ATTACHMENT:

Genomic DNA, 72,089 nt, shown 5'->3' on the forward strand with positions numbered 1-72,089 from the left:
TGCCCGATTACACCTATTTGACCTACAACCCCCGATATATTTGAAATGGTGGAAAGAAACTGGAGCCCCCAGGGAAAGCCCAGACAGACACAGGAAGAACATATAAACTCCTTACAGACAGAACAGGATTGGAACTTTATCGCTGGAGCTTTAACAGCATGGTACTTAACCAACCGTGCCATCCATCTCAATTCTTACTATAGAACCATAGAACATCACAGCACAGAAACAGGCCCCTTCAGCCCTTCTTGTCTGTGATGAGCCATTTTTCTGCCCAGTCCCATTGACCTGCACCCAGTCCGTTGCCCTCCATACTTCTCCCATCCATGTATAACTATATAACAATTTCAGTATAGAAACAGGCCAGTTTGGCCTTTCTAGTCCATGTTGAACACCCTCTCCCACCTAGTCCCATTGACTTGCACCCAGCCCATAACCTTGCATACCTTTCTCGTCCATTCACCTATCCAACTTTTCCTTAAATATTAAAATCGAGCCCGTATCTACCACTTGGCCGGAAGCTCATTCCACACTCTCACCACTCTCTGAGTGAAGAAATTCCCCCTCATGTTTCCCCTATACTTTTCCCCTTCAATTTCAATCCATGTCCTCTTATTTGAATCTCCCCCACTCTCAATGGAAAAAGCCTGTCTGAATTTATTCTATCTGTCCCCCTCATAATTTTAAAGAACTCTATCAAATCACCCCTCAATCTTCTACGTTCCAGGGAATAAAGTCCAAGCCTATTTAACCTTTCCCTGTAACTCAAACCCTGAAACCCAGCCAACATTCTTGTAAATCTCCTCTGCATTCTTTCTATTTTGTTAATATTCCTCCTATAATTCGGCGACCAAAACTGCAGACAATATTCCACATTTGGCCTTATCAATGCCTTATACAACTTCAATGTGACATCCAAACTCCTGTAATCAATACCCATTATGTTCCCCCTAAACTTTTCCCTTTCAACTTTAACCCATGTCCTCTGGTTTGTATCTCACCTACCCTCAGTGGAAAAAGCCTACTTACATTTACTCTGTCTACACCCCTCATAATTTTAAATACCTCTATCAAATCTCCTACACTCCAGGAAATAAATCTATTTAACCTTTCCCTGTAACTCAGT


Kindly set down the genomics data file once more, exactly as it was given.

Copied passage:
Genomic DNA, 72,089 nt, shown 5'->3' on the forward strand with positions numbered 1-72,089 from the left:
TGCCCGATTACACCTATTTGACCTACAACCCCCGATATATTTGAAATGGTGGAAAGAAACTGGAGCCCCCAGGGAAAGCCCAGACAGACACAGGAAGAACATATAAACTCCTTACAGACAGAACAGGATTGGAACTTTATCGCTGGAGCTTTAACAGCATGGTACTTAACCAACCGTGCCATCCATCTCAATTCTTACTATAGAACCATAGAACATCACAGCACAGAAACAGGCCCCTTCAGCCCTTCTTGTCTGTGATGAGCCATTTTTCTGCCCAGTCCCATTGACCTGCACCCAGTCCGTTGCCCTCCATACTTCTCCCATCCATGTATAACTATATAACAATTTCAGTATAGAAACAGGCCAGTTTGGCCTTTCTAGTCCATGTTGAACACCCTCTCCCACCTAGTCCCATTGACTTGCACCCAGCCCATAACCTTGCATACCTTTCTCGTCCATTCACCTATCCAACTTTTCCTTAAATATTAAAATCGAGCCCGTATCTACCACTTGGCCGGAAGCTCATTCCACACTCTCACCACTCTCTGAGTGAAGAAATTCCCCCTCATGTTTCCCCTATACTTTTCCCCTTCAATTTCAATCCATGTCCTCTTATTTGAATCTCCCCCACTCTCAATGGAAAAAGCCTGTCTGAATTTATTCTATCTGTCCCCCTCATAATTTTAAAGAACTCTATCAAATCACCCCTCAATCTTCTACGTTCCAGGGAATAAAGTCCAAGCCTATTTAACCTTTCCCTGTAACTCAAACCCTGAAACCCAGCCAACATTCTTGTAAATCTCCTCTGCATTCTTTCTATTTTGTTAATATTCCTCCTATAATTCGGCGACCAAAACTGCAGACAATATTCCACATTTGGCCTTATCAATGCCTTATACAACTTCAATGTGACATCCAAACTCCTGTAATCAATACCCATTATGTTCCCCCTAAACTTTTCCCTTTCAACTTTAACCCATGTCCTCTGGTTTGTATCTCACCTACCCTCAGTGGAAAAAGCCTACTTACATTTACTCTGTCTACACCCCTCATAATTTTAAATACCTCTATCAAATCTCCTACACTCCAGGAAATAAATCTATTTAACCTTTCCCTGTAACTCAGT